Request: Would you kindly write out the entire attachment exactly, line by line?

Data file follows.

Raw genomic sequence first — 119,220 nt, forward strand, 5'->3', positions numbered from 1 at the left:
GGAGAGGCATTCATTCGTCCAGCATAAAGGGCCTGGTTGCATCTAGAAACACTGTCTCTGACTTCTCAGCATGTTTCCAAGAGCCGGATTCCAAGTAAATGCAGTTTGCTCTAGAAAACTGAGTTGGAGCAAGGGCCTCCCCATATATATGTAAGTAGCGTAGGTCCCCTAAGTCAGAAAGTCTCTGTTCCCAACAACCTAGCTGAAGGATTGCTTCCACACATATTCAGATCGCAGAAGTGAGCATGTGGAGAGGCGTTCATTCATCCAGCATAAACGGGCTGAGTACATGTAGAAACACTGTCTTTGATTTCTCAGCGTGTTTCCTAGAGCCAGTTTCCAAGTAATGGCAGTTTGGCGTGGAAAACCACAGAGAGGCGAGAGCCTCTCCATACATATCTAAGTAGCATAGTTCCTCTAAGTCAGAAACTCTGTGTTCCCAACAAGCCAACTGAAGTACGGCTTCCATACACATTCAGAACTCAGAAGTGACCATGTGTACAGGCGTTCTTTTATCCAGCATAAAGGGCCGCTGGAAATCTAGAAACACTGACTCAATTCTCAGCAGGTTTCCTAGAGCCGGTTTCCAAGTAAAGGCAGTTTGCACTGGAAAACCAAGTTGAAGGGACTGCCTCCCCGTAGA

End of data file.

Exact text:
Raw genomic sequence first — 119,220 nt, forward strand, 5'->3', positions numbered from 1 at the left:
GGAGAGGCATTCATTCGTCCAGCATAAAGGGCCTGGTTGCATCTAGAAACACTGTCTCTGACTTCTCAGCATGTTTCCAAGAGCCGGATTCCAAGTAAATGCAGTTTGCTCTAGAAAACTGAGTTGGAGCAAGGGCCTCCCCATATATATGTAAGTAGCGTAGGTCCCCTAAGTCAGAAAGTCTCTGTTCCCAACAACCTAGCTGAAGGATTGCTTCCACACATATTCAGATCGCAGAAGTGAGCATGTGGAGAGGCGTTCATTCATCCAGCATAAACGGGCTGAGTACATGTAGAAACACTGTCTTTGATTTCTCAGCGTGTTTCCTAGAGCCAGTTTCCAAGTAATGGCAGTTTGGCGTGGAAAACCACAGAGAGGCGAGAGCCTCTCCATACATATCTAAGTAGCATAGTTCCTCTAAGTCAGAAACTCTGTGTTCCCAACAAGCCAACTGAAGTACGGCTTCCATACACATTCAGAACTCAGAAGTGACCATGTGTACAGGCGTTCTTTTATCCAGCATAAAGGGCCGCTGGAAATCTAGAAACACTGACTCAATTCTCAGCAGGTTTCCTAGAGCCGGTTTCCAAGTAAAGGCAGTTTGCACTGGAAAACCAAGTTGAAGGGACTGCCTCCCCGTAGA